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Write Code for a Linked List in C with Functionalities to Add, Delete, and Find Nodes

A linked list in C is a fundamental data structure used to organize a collection of elements. Unlike arrays, linked lists allow dynamic memory allocation and efficient insertion and deletion operations. In this article, we’ll focus on implementing a singly linked list in C and explore how to add, delete, and find nodes within it.


Importance of Linked List in C:

  • Dynamic Size: Linked list can grow or shrink dynamically as needed, making them suitable for scenarios where the size of the data structure is unknown in advance.

  • Efficient Insertions and Deletions: Adding or removing elements from a linked list in C is efficient because it involves adjusting pointers rather than shifting memory blocks.

  • Versatility: Linked list in C serve as building blocks for other data structures like stacks, queues, and graphs.

  • Memory Allocation: Linked list in C allows for non-contiguous memory allocation, overcoming the limitations of fixed-size arrays.



Linked List Node Structure

A linked list consists of nodes, where each node contains two fields:

  • Data: Holds the actual value.

  • Next: Points to the next node in the list.


Data Field (Value):

  • The data field (also known as the value or payload) holds the actual information associated with the node. It can be any type of data, such as an integer, string, or a custom-defined structure.

  • For example, in a list of integers, the data field would store the numeric value itself.


Next Field (Pointer):

  • The next field (often called the next pointer) is crucial for maintaining the linkage between nodes in the list.

  • It contains the memory address (or reference) of the next node in the sequence.

  • Essentially, it points to the following node, allowing us to traverse the list from one node to the next.

  • In the last node of the list, the next field typically points to a special value (often NULL or nullptr) to indicate the end of the list.


Let’s define the structure for our linked list node:

struct Node {
    int data;
    struct Node* next;
};

Basic Operations for Linked List in C


Insertion Operation

Linked list allow dynamic memory allocation and efficient insertion of elements. Key insertion scenarios:

  • Insertion at the Beginning: Create a new node and update the head pointer.

  • Insertion at the End: Traverse the list and append the new node.

Insertion in the beginning

When adding a new node at the beginning of the linked list, follow these steps:

  1. Create a new node (let’s call it newNode).

  2. Set the data field of newNode to the desired value.

  3. Update the next field of newNode to point to the current head of the list.

  4. Update the head pointer to point to newNode.


Here’s the C code snippet for inserting a node at the beginning:

#include <stdio.h>
#include <stdlib.h>

// Define Node structure
struct Node {
    int data;
    struct Node* next;
};

// Global variable head
struct Node* head = NULL;

// Function to insert a node at the beginning of the linked list
void insertAtBeginning(int value) {
    // Allocate memory for new node
    struct Node* newNode = (struct Node*)malloc(sizeof(struct Node));
    if (newNode == NULL) {
        printf("Memory allocation failed!\n");
        return;
    }

    // Set data and next pointer of new node
    newNode->data = value;
    newNode->next = head;

    // Update head to point to new node
    head = newNode;
}

// Function to print the linked list
void printLinkedList() {
    struct Node* temp = head;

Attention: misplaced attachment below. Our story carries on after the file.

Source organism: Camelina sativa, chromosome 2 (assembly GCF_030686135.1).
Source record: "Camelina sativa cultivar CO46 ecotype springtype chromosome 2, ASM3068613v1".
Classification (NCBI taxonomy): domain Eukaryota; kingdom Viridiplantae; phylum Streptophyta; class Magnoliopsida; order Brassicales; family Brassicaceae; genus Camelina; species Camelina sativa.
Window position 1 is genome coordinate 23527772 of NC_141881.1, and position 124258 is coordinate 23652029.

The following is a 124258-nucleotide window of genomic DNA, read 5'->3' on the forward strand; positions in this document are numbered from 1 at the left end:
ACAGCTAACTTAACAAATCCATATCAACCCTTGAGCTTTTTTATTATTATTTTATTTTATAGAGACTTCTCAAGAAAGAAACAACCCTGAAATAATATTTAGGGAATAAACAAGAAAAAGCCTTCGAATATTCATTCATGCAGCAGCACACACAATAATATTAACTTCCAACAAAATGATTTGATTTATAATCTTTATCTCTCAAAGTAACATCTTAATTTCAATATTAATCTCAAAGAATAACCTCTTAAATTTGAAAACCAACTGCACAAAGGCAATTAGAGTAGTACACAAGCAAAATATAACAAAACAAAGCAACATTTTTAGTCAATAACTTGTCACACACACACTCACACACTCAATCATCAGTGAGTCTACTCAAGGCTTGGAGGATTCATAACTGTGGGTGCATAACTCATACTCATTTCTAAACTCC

while (temp != NULL) {
        printf("%d ", temp->data);
        temp = temp->next;
    }
    printf("\n");
}

// Main function
int main() {
    // Inserting elements at the beginning of the linked list
    insertAtBeginning(3);
    insertAtBeginning(5);
    insertAtBeginning(7);
    insertAtBeginning(10);

    // Printing the linked list
	printf("Each element is inserted at the beginning of the list\n");
    printf("Linked list: ");
    printLinkedList();

    return 0;
}
Inserting elements at the beginning of the linked list in c

Insert at the End

To insert a node at the end of the linked list, follow these steps:

  1. Create a new node (again, let’s call it newNode).

  2. Set the data field of newNode to the desired value.

  3. If the list is empty (i.e., head is NULL), make newNode the new head.

  4. Otherwise, traverse the list until you reach the last node (where next is NULL).

  5. Update the next field of the last node to point to newNode.


Here’s the C code snippet for inserting a node at the end:

#include <stdio.h>
#include <stdlib.h>

// Define Node structure
struct Node {
    int data;
    struct Node* next;
};

// Global variable head
struct Node* head = NULL;

// Function to insert a node at the end of the linked list
void insertAtEnd(int value) {
    // Allocate memory for new node
    struct Node* newNode = (struct Node*)malloc(sizeof(struct Node));
    if (newNode == NULL) {
        printf("Memory allocation failed!\n");
        return;
    }

    // Set data and next pointer of new node
    newNode->data = value;
    newNode->next = NULL;

    // If the list is empty, make the new node the head
    if (head == NULL) {
        head = newNode;
        return;
    }

    // Traverse to the end of the list
    struct Node* temp = head;
    while (temp->next != NULL) {
        temp = temp->next;
    }

    // Insert the new node at the end
    temp->next = newNode;
}

// Function to print the linked list
void printLinkedList() {
    struct Node* temp = head;
    while (temp != NULL) {
        printf("%d ", temp->data);
        temp = temp->next;
    }
    printf("\n");
}

// Main function
int main() {
    // Inserting elements at the end of the linked list
    insertAtEnd(3);
    insertAtEnd(5);
    insertAtEnd(7);
    insertAtEnd(10);

    // Printing the linked list
    printf("Each element is inserted at the end of the list\n");
    printf("Linked list: ");
    printLinkedList();

    return 0;
}
inserting elements at the end of the linked list in c


Delete by Value